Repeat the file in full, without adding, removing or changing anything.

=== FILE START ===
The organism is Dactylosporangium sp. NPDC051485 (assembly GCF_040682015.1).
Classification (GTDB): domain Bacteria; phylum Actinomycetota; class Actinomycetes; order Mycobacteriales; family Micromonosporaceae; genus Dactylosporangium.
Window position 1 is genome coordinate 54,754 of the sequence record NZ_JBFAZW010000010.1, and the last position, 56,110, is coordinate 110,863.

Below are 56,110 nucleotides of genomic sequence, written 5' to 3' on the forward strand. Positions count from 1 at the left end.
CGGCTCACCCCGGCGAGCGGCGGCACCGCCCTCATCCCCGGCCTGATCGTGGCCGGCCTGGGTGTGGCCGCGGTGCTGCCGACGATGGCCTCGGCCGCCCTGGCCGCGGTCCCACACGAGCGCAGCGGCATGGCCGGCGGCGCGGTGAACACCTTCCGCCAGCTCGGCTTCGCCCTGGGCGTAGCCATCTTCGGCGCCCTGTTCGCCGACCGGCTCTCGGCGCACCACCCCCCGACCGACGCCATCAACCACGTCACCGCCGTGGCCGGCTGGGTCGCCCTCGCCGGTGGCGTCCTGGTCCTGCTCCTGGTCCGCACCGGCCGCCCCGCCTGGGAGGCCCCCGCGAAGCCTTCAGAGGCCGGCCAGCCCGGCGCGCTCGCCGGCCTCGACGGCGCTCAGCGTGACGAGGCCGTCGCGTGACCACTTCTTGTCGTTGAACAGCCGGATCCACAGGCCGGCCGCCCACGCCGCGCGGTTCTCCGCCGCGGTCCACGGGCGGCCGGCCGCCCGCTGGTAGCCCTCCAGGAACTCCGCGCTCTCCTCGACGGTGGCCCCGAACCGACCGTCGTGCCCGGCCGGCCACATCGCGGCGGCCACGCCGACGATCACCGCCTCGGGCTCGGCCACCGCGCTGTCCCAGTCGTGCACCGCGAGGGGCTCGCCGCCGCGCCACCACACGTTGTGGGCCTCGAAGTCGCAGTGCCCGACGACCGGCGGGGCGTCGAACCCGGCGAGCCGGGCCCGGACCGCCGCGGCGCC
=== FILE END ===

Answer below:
The organism is Dactylosporangium sp. NPDC051485 (assembly GCF_040682015.1).
Classification (GTDB): domain Bacteria; phylum Actinomycetota; class Actinomycetes; order Mycobacteriales; family Micromonosporaceae; genus Dactylosporangium.
Window position 1 is genome coordinate 54,754 of the sequence record NZ_JBFAZW010000010.1, and the last position, 56,110, is coordinate 110,863.

Below are 56,110 nucleotides of genomic sequence, written 5' to 3' on the forward strand. Positions count from 1 at the left end.
CGGCTCACCCCGGCGAGCGGCGGCACCGCCCTCATCCCCGGCCTGATCGTGGCCGGCCTGGGTGTGGCCGCGGTGCTGCCGACGATGGCCTCGGCCGCCCTGGCCGCGGTCCCACACGAGCGCAGCGGCATGGCCGGCGGCGCGGTGAACACCTTCCGCCAGCTCGGCTTCGCCCTGGGCGTAGCCATCTTCGGCGCCCTGTTCGCCGACCGGCTCTCGGCGCACCACCCCCCGACCGACGCCATCAACCACGTCACCGCCGTGGCCGGCTGGGTCGCCCTCGCCGGTGGCGTCCTGGTCCTGCTCCTGGTCCGCACCGGCCGCCCCGCCTGGGAGGCCCCCGCGAAGCCTTCAGAGGCCGGCCAGCCCGGCGCGCTCGCCGGCCTCGACGGCGCTCAGCGTGACGAGGCCGTCGCGTGACCACTTCTTGTCGTTGAACAGCCGGATCCACAGGCCGGCCGCCCACGCCGCGCGGTTCTCCGCCGCGGTCCACGGGCGGCCGGCCGCCCGCTGGTAGCCCTCCAGGAACTCCGCGCTCTCCTCGACGGTGGCCCCGAACCGACCGTCGTGCCCGGCCGGCCACATCGCGGCGGCCACGCCGACGATCACCGCCTCGGGCTCGGCCACCGCGCTGTCCCAGTCGTGCACCGCGAGGGGCTCGCCGCCGCGCCACCACACGTTGTGGGCCTCGAAGTCGCAGTGCCCGACGACCGGCGGGGCGTCGAACCCGGCGAGCCGGGCCCGGACCGCCGCGGCGCC